Financial firm Dixon Advisory has agreed to pay $7.2m in penalty as part of court proceedings after it allegedly failed to act in clients' best interests when advising them to invest in its US property fund.
The firm, which is owned and operated by E&P Financial Group and has a presence in Canberra, today entered a conditional heads of agreement with ASIC following Federal Court-ordered mediation.
In a statement released to the ASX, E&P Financial Group said it would pay the Commonwealth a pecuniary penalty of $7.2m and $1m to ASIC for its investigation and legal costs.
As part of the agreement, Dixon Advisory admitted to breaching sections of the Corporations ACT 53 times between October 2015 and May 2019 in relation to its troubled US Masters Residential Property Fund.
The ASX shows that the fund's share price during that period was trading at about $2.25 before it fell to about $1.10.
The breaches relate to not acting in the best interests of clients in relation to advice and/or providing inappropriate advice to clients if it had been in the best interests of clients.
ASIC, which began the legal proceedings in September 2020 and alleged 126 breaches from 51 instances of financial advice, has agreed to seek no further declarations of contravention.
The corporate regulator had said the maximum penalty for each breach was $1m before March 2019 and $10.5m after that date.
The conditional settlement also includes Dixon Advisory implementing appropriate systems, policies and procedures to ensure its representatives comply with the Corporations Act.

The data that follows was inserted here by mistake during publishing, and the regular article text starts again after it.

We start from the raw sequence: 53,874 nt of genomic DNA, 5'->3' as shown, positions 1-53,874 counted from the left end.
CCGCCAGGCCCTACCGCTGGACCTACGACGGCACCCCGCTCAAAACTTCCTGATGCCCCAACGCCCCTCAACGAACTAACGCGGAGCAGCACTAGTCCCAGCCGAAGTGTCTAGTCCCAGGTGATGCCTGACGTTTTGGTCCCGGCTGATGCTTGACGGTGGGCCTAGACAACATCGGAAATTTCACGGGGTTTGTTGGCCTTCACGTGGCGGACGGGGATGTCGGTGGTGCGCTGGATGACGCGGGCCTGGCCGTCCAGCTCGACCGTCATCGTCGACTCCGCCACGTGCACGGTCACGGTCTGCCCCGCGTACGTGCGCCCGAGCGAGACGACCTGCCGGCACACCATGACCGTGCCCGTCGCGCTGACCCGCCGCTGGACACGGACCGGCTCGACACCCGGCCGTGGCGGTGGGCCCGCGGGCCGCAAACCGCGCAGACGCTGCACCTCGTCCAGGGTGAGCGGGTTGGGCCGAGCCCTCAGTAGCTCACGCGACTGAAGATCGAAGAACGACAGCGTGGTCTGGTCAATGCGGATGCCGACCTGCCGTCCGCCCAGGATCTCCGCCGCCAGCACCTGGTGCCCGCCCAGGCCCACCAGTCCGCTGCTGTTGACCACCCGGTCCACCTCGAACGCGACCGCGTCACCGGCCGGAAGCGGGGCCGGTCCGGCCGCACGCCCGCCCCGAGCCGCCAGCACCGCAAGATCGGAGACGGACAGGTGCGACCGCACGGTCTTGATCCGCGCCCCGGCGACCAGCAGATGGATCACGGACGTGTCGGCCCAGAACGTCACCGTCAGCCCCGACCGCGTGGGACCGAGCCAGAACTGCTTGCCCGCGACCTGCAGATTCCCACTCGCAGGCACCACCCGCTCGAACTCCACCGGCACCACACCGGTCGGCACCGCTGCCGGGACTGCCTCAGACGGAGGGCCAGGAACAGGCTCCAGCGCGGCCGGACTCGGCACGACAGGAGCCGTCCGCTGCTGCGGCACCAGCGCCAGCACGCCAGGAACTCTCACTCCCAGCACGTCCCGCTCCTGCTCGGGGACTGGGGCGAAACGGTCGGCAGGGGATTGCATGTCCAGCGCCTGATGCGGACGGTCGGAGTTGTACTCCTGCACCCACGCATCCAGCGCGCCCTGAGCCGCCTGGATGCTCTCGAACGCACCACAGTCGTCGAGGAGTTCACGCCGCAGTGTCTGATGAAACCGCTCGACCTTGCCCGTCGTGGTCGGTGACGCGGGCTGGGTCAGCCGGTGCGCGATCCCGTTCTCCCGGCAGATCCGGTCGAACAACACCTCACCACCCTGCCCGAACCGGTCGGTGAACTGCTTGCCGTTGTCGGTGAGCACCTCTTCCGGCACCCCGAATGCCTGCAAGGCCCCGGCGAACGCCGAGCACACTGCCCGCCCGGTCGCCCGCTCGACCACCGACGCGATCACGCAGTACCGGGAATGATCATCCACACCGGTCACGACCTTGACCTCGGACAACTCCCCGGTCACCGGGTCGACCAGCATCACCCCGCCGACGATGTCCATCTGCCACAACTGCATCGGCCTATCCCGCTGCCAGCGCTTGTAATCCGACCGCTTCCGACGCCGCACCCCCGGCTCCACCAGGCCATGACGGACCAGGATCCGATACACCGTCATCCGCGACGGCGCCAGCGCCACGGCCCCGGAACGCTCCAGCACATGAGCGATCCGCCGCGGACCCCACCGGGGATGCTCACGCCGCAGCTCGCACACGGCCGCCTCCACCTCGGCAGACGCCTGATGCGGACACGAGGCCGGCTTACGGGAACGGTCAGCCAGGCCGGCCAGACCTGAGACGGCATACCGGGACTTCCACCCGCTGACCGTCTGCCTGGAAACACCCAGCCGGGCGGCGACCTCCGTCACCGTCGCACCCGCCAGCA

It also requires the firm to provide ASIC with a written report of an independent expert confirming its compliance.
In its statement, E&P said the agreement was an important step to resolving the legal proceeding with the corporate regulator.
"The board wishes to make it clear that extensive management and governance changes have occurred across the group over the last two years to ensure that DASS acts in its clients best interests at all times," the statement reads.
"The company has already commissioned its own external independent review of governance practices and implemented all resulting recommendations.
"The board looks forward to sharing the results of the further independent compliance review of DASS with ASIC in due course and to implementing any further appropriate advice protocols which it identifies."
The in-principle resolution is subject to the court's approval.
An ASIC statement said further comment would be made after the court has determined the matter.
Finalised documents, including agreed facts, are scheduled to be made jointly to the court some time in August.
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